[nwcrg] Recent IPR disclosure against RFC 8681

Marie-Jose Montpetit <marie@mjmontpetit.com> Tue, 31 March 2020 16:45 UTC

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From: Marie-Jose Montpetit <marie@mjmontpetit.com>
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Cc: Vincent Roca <vincent.roca@inria.fr>, Colin Perkins <csp@csperkins.org>
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Subject: [nwcrg] Recent IPR disclosure against RFC 8681
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Dear NWCRG list members:

There was a recent IPR disclosure related to RFC 8681 - Sliding Window
Random Linear Code (RLC) Forward Erasure Correction (FEC) Schemes for
This refers to a patent that has me as co-inventor.  This disclosure puts
me in a delicate position as the patent co-inventor hence someone who
should have disclosed the IPR and at the same time as the NWCRG chair who
has been following the RLC development since 2015 and should be impartial.

(w/o chair hat on)
1. This patent was submitted following some work I did as an MIT researcher
in Muriel Médard’s laboratory and as such all my IPR is now owned by MIT
for them to license at will. It is the licensee that made the disclosure,
not MIT, not me or any of the patent co-inventors most of which have been
or are still involved in the NWCRG. I was not made aware of the disclosure
and have no relationship with the discloser but it puts me like I said in a
delicate position.

According to RFC 8179 I should have disclosed this IPR at the time of the
first ID in 2015 or throughout its evolution in the TSVWG from 2017-2019
and its presentations in the NWCRG meetings during that time if I felt that
it was related to the work of RFC 8681. I understand the rules of 8179 for
the need for timely disclosure. I did not disclose any IPR, as I did not
feel that there was a direct relationship between the patent and RLC from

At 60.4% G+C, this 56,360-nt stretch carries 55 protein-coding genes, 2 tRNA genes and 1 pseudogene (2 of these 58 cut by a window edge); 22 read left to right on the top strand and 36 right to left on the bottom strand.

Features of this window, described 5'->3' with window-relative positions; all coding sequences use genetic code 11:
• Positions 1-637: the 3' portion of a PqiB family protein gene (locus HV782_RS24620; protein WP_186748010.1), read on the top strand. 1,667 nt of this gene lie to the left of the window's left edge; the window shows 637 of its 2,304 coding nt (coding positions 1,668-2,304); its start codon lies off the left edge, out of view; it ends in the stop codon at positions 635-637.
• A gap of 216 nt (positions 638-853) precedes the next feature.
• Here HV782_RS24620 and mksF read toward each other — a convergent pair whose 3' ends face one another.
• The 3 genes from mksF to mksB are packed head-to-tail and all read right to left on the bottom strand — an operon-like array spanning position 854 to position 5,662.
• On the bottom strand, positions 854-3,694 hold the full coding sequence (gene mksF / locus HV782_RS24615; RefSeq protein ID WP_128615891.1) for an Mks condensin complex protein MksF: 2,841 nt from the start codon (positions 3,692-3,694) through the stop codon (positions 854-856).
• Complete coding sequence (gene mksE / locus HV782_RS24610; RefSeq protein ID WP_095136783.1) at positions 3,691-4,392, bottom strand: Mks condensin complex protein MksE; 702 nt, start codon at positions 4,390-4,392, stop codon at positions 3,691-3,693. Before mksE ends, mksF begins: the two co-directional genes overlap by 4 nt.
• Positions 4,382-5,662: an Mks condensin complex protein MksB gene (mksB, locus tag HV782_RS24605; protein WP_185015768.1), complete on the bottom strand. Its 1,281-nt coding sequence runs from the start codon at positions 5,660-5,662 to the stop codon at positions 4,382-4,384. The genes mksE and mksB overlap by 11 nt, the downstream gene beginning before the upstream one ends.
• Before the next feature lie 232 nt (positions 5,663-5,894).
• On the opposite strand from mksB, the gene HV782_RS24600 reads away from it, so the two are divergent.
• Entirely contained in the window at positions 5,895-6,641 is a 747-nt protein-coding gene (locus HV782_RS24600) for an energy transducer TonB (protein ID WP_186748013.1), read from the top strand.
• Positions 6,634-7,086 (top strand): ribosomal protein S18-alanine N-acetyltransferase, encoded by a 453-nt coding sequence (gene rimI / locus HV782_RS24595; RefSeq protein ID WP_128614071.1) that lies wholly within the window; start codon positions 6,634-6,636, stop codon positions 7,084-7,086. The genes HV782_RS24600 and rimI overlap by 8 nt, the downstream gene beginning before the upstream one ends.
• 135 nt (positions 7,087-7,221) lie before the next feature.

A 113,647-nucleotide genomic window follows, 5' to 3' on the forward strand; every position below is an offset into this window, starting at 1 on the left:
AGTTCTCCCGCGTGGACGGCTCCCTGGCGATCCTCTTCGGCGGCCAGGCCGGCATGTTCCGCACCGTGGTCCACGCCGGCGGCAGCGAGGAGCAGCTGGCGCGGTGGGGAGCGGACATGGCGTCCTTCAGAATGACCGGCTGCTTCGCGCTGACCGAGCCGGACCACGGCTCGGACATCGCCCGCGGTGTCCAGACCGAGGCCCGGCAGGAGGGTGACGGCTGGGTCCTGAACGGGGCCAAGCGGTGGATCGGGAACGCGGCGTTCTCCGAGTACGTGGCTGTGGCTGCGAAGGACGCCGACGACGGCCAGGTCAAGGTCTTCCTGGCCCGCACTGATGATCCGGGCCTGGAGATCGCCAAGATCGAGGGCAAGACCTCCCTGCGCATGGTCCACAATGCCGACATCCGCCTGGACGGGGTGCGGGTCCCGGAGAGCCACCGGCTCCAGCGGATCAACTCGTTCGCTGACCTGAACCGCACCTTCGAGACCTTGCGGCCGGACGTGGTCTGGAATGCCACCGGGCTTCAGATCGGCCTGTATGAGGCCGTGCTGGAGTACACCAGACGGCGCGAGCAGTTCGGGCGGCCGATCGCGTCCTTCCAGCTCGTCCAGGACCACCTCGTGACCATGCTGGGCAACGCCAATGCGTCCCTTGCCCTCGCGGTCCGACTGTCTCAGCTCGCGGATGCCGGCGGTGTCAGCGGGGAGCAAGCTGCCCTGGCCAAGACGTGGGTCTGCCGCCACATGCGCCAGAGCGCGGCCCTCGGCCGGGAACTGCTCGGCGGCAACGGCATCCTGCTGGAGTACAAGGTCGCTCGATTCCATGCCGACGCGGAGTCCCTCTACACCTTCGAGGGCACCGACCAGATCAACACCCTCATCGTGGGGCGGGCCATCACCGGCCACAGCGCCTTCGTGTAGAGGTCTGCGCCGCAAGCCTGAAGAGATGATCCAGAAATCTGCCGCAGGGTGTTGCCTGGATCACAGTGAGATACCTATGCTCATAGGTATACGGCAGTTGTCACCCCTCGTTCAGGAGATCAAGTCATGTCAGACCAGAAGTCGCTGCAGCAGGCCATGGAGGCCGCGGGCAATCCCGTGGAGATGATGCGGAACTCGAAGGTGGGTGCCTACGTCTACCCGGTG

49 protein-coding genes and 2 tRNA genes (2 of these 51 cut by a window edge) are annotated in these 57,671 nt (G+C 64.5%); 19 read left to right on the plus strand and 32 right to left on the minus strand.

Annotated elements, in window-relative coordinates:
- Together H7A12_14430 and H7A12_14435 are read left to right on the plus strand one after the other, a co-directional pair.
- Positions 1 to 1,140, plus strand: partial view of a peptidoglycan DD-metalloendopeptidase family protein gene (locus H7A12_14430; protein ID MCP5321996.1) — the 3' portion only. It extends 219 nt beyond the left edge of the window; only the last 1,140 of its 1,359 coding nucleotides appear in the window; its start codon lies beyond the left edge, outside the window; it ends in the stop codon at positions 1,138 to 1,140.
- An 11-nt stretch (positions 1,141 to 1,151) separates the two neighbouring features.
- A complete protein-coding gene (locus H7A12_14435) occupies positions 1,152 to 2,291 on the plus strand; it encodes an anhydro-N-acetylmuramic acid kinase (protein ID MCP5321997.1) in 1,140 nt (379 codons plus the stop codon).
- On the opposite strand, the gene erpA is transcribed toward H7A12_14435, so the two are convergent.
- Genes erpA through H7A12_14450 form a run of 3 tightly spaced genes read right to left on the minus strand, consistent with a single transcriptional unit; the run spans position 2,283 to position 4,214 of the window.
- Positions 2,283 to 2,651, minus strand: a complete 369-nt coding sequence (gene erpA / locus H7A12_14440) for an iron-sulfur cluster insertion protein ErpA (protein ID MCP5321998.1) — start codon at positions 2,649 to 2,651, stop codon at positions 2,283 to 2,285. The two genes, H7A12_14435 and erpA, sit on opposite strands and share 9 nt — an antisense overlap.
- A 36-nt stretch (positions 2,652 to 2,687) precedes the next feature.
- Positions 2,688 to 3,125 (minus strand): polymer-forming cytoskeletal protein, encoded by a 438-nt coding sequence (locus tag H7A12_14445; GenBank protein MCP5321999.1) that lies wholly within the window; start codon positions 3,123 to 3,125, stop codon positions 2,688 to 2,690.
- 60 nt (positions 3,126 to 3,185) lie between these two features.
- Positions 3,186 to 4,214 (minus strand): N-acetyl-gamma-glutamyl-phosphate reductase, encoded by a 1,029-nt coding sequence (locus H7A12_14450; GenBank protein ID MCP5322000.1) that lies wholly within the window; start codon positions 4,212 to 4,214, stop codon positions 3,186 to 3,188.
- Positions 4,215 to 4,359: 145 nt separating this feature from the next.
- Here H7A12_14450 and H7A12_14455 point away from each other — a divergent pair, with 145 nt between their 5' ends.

its initial ID to the RFC. I also understand that the entity disclosing the
IPR does not agree with me.

As far as I am concerned, the work that lead to the patent, where I was
co-PI, was a master student thesis on using network coding (the MIT/Caltech
RLNC) as an alternative to some of the layer 2 reliability mechanisms in
WIMAX-2 networks with wider applicability to other wireless networks. The
patent in thus on a novel implementation of coding not a code development.

Since RFC 8681 is about developing a code with sliding windows and one
that compared to the RLNC used in the patent does not allow for
re-encoding. I believe our patent to be not directly related hence the
reason I never pointed to the IPR. Of course the field of applicability of
RFC 8681 includes wireless networks but also many others; applications are
not crux of the RFC 8681. As a co-inventor I would have welcomed the
discussion at our meetings or in private emails before the disclosures.

(with co-chair hat one)
2. Other co-inventors from MIT and now Harvard and the disclosing entity,
via one of their representatives, were present at almost every NWCRG
meetings throughout the development of the RLC since 2015 and are part of
our mailing list. Our patent or any other that are now disclosed against
RFC 8681 was pointed out as being related. Some of the concerned
participants even supported the RLC work. There is a rule in IETF that
is followed by the IRTF about "timely disclosures" of related IPR. I am
surprised that the disclosing entity took so long against the rule. And at
every meeting we emphasized the IPR rules.

Vincent and I welcome comments on this as we are strategizing for the
future of the group.


Marie-José Montpetit, Ph.D.